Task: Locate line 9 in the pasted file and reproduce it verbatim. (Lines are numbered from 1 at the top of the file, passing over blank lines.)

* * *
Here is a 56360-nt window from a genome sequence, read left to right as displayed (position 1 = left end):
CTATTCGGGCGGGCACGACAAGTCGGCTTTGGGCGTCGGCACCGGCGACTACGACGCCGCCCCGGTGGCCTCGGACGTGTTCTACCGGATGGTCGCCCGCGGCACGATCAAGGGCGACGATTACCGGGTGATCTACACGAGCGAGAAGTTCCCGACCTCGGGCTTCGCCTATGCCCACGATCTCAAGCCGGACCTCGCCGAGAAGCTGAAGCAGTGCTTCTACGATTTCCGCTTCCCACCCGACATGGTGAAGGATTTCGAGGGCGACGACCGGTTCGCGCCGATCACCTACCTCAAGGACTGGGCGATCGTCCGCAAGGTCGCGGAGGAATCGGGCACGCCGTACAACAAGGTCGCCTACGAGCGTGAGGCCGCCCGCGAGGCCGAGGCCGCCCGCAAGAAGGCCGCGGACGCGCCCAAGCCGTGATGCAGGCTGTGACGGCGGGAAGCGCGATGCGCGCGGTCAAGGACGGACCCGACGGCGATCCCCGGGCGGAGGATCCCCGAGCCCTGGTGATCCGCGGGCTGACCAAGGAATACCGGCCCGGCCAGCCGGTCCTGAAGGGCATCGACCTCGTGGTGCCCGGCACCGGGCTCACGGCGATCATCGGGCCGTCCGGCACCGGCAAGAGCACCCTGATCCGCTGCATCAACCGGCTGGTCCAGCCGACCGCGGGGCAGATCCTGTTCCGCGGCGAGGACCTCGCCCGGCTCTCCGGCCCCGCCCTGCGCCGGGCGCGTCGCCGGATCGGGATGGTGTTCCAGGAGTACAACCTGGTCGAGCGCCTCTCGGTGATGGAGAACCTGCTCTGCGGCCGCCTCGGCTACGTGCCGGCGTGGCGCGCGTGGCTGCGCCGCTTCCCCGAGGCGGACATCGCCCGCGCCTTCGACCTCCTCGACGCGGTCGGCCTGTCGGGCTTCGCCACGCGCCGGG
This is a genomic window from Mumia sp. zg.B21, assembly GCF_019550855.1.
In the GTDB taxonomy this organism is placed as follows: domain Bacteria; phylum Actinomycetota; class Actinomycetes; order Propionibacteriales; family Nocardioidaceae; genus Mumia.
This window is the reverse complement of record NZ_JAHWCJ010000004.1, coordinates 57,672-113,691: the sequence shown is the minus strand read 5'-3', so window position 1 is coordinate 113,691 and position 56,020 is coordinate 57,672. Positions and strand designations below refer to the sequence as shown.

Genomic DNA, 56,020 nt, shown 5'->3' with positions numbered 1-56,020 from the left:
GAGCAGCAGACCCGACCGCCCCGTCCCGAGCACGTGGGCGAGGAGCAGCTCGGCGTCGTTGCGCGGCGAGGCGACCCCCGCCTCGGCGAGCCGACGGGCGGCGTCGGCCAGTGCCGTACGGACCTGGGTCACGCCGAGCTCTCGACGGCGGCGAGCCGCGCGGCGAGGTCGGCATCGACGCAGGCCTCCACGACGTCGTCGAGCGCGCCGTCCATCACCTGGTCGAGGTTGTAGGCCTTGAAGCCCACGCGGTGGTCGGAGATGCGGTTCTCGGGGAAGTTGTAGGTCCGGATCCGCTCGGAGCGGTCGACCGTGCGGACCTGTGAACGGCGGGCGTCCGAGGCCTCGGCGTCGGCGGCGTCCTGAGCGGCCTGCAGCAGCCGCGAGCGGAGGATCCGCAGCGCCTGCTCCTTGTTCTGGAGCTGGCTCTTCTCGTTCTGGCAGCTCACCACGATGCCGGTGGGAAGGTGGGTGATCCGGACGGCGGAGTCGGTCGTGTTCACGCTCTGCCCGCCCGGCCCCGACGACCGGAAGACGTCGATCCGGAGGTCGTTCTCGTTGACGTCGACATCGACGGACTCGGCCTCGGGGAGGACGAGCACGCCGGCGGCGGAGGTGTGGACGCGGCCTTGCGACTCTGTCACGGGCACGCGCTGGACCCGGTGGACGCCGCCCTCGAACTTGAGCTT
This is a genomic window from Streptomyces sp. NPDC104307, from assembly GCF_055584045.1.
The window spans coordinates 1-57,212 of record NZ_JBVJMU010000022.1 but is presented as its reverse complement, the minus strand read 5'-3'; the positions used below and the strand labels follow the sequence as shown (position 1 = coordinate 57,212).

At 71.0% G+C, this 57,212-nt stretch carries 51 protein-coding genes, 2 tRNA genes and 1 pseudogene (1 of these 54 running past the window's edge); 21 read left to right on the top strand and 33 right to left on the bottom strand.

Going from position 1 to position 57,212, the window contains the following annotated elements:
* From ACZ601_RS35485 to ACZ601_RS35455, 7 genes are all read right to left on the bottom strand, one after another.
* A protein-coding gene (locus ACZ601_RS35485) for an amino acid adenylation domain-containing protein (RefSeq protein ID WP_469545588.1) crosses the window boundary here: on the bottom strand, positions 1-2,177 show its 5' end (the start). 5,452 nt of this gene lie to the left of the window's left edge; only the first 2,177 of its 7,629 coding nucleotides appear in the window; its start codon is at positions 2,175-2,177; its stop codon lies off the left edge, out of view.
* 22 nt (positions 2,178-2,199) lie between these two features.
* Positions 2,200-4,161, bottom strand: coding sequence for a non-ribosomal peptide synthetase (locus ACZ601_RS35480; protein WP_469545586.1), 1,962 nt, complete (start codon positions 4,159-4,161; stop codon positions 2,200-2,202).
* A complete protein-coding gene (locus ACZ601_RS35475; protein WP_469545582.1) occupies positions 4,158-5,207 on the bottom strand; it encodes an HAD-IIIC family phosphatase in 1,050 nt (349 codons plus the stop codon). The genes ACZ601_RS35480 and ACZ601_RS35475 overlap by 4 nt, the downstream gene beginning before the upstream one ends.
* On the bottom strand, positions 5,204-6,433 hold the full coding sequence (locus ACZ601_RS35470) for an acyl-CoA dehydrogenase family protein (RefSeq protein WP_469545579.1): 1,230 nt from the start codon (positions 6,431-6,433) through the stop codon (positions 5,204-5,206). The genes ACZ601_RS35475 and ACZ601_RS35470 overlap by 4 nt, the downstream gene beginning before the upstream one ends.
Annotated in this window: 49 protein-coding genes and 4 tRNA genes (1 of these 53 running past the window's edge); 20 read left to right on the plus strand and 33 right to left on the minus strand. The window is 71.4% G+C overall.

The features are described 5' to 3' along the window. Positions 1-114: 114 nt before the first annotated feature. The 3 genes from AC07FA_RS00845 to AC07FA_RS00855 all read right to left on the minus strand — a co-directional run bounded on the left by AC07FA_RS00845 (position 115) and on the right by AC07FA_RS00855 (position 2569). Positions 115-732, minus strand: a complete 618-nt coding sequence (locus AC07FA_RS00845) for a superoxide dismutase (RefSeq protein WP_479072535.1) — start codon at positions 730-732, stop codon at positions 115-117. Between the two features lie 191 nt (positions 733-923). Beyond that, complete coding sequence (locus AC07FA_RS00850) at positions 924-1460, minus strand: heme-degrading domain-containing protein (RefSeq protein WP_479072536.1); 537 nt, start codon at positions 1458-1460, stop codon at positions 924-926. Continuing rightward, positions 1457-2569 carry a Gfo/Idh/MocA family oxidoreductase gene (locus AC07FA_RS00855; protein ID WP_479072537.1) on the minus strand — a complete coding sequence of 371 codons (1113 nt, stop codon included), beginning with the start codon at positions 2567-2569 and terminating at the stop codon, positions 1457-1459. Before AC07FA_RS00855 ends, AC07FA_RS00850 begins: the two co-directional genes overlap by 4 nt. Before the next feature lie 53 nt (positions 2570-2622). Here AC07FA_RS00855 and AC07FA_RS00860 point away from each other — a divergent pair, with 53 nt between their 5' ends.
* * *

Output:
The window spans coordinates 1-57,212 of record NZ_JBVJMU010000022.1 but is presented as its reverse complement, the minus strand read 5'-3'; the positions used below and the strand labels follow the sequence as shown (position 1 = coordinate 57,212).